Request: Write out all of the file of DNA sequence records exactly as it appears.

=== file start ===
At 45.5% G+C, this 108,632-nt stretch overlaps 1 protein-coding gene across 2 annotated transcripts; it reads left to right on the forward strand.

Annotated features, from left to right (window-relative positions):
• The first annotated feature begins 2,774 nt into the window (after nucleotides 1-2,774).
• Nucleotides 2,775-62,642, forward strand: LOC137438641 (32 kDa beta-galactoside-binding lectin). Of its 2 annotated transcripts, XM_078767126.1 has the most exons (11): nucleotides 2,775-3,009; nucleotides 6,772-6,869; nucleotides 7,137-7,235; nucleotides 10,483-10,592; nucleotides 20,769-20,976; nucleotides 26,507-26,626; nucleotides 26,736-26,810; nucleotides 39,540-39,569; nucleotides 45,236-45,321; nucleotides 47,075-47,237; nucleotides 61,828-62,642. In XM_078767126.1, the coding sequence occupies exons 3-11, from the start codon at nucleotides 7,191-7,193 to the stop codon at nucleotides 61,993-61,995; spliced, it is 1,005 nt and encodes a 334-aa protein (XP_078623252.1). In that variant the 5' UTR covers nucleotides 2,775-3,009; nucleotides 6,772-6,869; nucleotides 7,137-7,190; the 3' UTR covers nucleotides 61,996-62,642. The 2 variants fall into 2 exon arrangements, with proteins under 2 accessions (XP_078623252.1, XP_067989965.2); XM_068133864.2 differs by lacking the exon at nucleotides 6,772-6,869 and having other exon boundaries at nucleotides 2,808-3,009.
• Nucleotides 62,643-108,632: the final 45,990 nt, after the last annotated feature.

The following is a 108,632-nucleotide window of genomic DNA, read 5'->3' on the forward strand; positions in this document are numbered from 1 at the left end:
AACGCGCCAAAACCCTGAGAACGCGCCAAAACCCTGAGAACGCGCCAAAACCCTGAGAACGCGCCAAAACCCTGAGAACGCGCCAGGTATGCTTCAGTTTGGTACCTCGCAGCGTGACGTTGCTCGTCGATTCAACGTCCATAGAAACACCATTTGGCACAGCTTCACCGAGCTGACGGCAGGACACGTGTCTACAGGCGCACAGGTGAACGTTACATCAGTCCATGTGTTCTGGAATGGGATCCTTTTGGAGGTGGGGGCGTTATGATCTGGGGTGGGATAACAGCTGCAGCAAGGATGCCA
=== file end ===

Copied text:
At 45.5% G+C, this 108,632-nt stretch overlaps 1 protein-coding gene across 2 annotated transcripts; it reads left to right on the forward strand.

Annotated features, from left to right (window-relative positions):
• The first annotated feature begins 2,774 nt into the window (after nucleotides 1-2,774).
• Nucleotides 2,775-62,642, forward strand: LOC137438641 (32 kDa beta-galactoside-binding lectin). Of its 2 annotated transcripts, XM_078767126.1 has the most exons (11): nucleotides 2,775-3,009; nucleotides 6,772-6,869; nucleotides 7,137-7,235; nucleotides 10,483-10,592; nucleotides 20,769-20,976; nucleotides 26,507-26,626; nucleotides 26,736-26,810; nucleotides 39,540-39,569; nucleotides 45,236-45,321; nucleotides 47,075-47,237; nucleotides 61,828-62,642. In XM_078767126.1, the coding sequence occupies exons 3-11, from the start codon at nucleotides 7,191-7,193 to the stop codon at nucleotides 61,993-61,995; spliced, it is 1,005 nt and encodes a 334-aa protein (XP_078623252.1). In that variant the 5' UTR covers nucleotides 2,775-3,009; nucleotides 6,772-6,869; nucleotides 7,137-7,190; the 3' UTR covers nucleotides 61,996-62,642. The 2 variants fall into 2 exon arrangements, with proteins under 2 accessions (XP_078623252.1, XP_067989965.2); XM_068133864.2 differs by lacking the exon at nucleotides 6,772-6,869 and having other exon boundaries at nucleotides 2,808-3,009.
• Nucleotides 62,643-108,632: the final 45,990 nt, after the last annotated feature.

The following is a 108,632-nucleotide window of genomic DNA, read 5'->3' on the forward strand; positions in this document are numbered from 1 at the left end:
AACGCGCCAAAACCCTGAGAACGCGCCAAAACCCTGAGAACGCGCCAAAACCCTGAGAACGCGCCAAAACCCTGAGAACGCGCCAGGTATGCTTCAGTTTGGTACCTCGCAGCGTGACGTTGCTCGTCGATTCAACGTCCATAGAAACACCATTTGGCACAGCTTCACCGAGCTGACGGCAGGACACGTGTCTACAGGCGCACAGGTGAACGTTACATCAGTCCATGTGTTCTGGAATGGGATCCTTTTGGAGGTGGGGGCGTTATGATCTGGGGTGGGATAACAGCTGCAGCAAGGATGCCA